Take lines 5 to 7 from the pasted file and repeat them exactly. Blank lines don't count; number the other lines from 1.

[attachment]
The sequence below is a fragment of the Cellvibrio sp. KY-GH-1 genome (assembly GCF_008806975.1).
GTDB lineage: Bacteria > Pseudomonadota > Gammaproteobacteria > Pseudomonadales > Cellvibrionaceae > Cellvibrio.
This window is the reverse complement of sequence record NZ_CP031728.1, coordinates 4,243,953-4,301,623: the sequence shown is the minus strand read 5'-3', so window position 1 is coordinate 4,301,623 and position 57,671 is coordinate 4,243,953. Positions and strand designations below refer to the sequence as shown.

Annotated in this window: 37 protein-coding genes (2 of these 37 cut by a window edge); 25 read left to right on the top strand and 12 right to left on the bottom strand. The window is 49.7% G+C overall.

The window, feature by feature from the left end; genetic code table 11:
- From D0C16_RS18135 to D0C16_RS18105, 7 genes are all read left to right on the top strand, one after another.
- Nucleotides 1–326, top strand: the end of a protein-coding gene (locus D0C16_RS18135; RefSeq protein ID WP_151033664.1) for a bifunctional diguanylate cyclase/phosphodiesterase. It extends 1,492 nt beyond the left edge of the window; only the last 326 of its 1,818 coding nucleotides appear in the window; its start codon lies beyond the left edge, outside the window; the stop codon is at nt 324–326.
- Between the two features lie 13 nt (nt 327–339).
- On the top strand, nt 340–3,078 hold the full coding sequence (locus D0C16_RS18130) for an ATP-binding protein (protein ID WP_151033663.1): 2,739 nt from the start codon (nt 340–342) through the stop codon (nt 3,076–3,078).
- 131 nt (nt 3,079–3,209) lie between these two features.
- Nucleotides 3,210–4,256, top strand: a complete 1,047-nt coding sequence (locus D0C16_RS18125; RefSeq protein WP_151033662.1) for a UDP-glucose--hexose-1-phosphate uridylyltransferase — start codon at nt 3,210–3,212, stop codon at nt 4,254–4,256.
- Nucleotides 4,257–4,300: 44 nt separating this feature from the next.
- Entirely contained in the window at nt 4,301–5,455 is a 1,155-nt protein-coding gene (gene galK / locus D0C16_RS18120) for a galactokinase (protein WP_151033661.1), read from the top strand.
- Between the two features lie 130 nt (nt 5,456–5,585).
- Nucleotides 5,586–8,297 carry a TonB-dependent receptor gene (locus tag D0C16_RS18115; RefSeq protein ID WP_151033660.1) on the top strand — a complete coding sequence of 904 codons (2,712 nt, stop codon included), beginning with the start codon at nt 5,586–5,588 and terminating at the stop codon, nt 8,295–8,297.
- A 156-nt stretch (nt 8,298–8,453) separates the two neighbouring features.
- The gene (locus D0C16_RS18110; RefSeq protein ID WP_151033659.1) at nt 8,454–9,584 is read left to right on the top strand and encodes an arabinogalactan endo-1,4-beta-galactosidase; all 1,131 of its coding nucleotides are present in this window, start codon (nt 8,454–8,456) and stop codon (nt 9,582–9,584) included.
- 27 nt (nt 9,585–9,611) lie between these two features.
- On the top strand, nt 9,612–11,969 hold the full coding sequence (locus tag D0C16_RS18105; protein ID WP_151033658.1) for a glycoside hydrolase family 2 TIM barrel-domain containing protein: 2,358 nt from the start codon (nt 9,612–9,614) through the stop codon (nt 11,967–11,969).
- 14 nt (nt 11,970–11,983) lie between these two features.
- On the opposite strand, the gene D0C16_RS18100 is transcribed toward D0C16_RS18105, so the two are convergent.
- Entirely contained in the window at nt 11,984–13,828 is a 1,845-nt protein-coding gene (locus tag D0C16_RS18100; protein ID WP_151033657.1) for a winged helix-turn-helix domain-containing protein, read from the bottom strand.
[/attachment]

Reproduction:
The window, feature by feature from the left end; genetic code table 11:
- From D0C16_RS18135 to D0C16_RS18105, 7 genes are all read left to right on the top strand, one after another.
- Nucleotides 1–326, top strand: the end of a protein-coding gene (locus D0C16_RS18135; RefSeq protein ID WP_151033664.1) for a bifunctional diguanylate cyclase/phosphodiesterase. It extends 1,492 nt beyond the left edge of the window; only the last 326 of its 1,818 coding nucleotides appear in the window; its start codon lies beyond the left edge, outside the window; the stop codon is at nt 324–326.